How Employee Resource Groups help

There are many ways in which we can make the glass ceiling disappear – what we choose to pick and adapt to depends on our individual characteristics and the specific organizational behaviour we have to deal with. But regardless of the industry, one of the most effective ways to enable progress for oneself is by participating in Employee Resource groups (ERGs)

ERGs are groups created within the organization to primarily generate conversation, introspection, ideation and progressive discussion. However the potential of this group can be such that it can help create leaders especially among women. These groups are usually gender neutral but many companies today are looking at developing women specific ERGs as well.

While this can raise concerns on reverse discrimination and darken those invisible lines that divide based on gender today, on the whole, ERGs can help provide a platform to develop leadership qualities in women and assist them in shedding their inhibitions with a few effective methods:

Connect – One of the biggest issues we have is that we think we are alone in the problems we face whereas the truth is that there are many like us out there across departments and business units. Being able to interact with women from across the organization will not only make you feel better but their support will give you the strength that you didn’t know existed within you.

Voice out – Speak up about the problems you face and the inhibitions you have with the members of this group. Speaking to an HR manager from IBM, I realized how useful these gatherings can be for women to dismiss some of the notions they have been living with. For e.g. some women assume that they cannot do better at the workplace because they are constantly told their children are their primary responsibility. Similarly many women shy away from taking up tasks because it is ingrained into their minds that certain tasks are to be done by males. Voicing out these feelings will help get rid of such views you might be carrying.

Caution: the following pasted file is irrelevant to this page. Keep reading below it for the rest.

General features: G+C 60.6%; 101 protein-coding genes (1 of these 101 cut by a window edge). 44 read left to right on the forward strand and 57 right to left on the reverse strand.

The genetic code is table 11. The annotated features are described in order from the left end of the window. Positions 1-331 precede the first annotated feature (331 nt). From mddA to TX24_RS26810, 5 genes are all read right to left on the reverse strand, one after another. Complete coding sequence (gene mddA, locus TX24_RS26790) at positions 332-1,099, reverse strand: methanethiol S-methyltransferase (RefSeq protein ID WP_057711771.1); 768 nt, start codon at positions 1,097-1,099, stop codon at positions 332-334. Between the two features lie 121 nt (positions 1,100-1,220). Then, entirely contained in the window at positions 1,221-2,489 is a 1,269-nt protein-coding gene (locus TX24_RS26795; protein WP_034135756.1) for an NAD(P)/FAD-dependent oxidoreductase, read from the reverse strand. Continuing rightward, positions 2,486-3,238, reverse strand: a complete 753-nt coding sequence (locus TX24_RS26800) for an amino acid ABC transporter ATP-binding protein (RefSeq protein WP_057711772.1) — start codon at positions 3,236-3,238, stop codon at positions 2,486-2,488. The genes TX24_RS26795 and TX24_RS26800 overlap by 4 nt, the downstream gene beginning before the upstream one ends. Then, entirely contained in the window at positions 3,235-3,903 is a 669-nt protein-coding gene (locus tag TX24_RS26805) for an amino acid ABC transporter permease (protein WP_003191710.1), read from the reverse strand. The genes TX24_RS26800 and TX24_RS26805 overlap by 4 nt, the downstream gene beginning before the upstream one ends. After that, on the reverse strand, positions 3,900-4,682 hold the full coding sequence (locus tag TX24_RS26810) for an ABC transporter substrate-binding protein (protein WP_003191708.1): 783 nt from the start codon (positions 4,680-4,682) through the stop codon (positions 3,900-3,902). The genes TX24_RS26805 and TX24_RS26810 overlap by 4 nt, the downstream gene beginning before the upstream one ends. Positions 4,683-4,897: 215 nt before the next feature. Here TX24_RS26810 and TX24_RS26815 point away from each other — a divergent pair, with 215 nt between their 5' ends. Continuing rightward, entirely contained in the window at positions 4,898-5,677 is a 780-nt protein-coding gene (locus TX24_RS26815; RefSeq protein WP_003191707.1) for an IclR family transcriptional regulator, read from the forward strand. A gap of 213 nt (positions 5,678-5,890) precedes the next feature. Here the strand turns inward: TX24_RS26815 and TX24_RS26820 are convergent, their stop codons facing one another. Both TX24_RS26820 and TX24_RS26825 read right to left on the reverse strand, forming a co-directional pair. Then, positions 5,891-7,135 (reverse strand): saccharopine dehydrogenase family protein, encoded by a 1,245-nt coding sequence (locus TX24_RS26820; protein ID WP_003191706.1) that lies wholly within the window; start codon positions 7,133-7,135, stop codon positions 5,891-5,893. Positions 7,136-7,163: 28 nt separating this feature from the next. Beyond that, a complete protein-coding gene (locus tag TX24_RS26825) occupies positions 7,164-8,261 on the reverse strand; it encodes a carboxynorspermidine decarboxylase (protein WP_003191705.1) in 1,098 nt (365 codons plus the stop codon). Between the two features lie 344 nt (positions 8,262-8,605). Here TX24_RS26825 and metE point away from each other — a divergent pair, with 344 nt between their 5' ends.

Brainstorm – Strength accompanies Unity. Once you get together with other women, you can together brainstorm and solve each other’s problems. The ideation will give you inputs on how to handle your situation more effectively. Since such groups will also include women in senior management roles, it will give you an insight into how they climbed the ladder.

Implement – There is no point in being a part of a group that helps you channelize your career if you do not implement the outcome. Depending on how the inputs you get help, you can always turn back to your group to discuss and become more effective.

At some point, having a gender neutral ERG can also prove beneficial as it becomes more inclusive, helps lighten the lines of division and makes men understand the problems women face, learn from them and try and bring about a change.

Many believe that the biggest impediment for a woman to grow are women themselves – what they do not realize is that most women are handling their problems all alone and are too busy being bogged down by the pressures they face to be able to look up and help others.

If a platform like an ERG exists for them, it will help them not only build their networks but also address their concerns and grow together.

Pic credit: doyland (Used under a CC license)

Seeta Bodke is a Business Consultant and Senior Manager from the IT sector. After spending